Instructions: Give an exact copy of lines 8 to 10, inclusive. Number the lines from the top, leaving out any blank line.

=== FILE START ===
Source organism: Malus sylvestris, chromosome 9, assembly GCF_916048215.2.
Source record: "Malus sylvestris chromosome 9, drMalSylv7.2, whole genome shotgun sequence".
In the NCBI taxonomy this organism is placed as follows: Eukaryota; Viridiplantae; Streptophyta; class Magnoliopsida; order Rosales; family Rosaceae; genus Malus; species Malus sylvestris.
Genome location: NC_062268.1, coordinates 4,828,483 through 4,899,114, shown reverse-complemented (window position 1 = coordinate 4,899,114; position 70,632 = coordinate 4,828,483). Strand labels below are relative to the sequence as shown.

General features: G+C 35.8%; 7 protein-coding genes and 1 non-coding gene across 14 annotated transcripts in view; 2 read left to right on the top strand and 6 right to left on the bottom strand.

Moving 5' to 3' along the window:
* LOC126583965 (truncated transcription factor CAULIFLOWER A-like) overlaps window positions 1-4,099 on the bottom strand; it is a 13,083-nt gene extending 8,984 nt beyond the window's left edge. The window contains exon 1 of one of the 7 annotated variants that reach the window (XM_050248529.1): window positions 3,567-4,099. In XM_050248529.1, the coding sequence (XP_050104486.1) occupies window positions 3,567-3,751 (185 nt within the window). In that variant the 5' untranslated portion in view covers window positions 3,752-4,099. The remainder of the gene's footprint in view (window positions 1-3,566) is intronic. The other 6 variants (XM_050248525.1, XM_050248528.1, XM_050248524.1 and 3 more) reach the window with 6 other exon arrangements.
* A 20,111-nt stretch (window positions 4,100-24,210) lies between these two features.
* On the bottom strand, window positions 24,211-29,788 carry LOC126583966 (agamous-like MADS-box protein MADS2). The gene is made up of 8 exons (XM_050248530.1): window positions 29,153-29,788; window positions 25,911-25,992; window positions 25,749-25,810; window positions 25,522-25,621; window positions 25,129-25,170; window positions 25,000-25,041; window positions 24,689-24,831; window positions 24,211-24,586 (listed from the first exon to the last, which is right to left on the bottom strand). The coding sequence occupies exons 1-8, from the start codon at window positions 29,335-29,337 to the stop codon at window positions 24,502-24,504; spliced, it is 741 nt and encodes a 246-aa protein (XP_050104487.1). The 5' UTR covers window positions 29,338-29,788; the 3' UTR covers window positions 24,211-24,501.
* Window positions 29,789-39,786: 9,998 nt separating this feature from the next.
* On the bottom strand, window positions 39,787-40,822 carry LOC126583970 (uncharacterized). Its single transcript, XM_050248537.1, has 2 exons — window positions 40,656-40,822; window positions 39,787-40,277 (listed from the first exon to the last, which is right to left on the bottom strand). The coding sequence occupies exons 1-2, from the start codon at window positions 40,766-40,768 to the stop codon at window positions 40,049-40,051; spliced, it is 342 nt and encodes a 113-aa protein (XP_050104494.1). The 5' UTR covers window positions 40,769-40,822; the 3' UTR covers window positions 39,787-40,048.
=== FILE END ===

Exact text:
* A 20,111-nt stretch (window positions 4,100-24,210) lies between these two features.
* On the bottom strand, window positions 24,211-29,788 carry LOC126583966 (agamous-like MADS-box protein MADS2). The gene is made up of 8 exons (XM_050248530.1): window positions 29,153-29,788; window positions 25,911-25,992; window positions 25,749-25,810; window positions 25,522-25,621; window positions 25,129-25,170; window positions 25,000-25,041; window positions 24,689-24,831; window positions 24,211-24,586 (listed from the first exon to the last, which is right to left on the bottom strand). The coding sequence occupies exons 1-8, from the start codon at window positions 29,335-29,337 to the stop codon at window positions 24,502-24,504; spliced, it is 741 nt and encodes a 246-aa protein (XP_050104487.1). The 5' UTR covers window positions 29,338-29,788; the 3' UTR covers window positions 24,211-24,501.
* Window positions 29,789-39,786: 9,998 nt separating this feature from the next.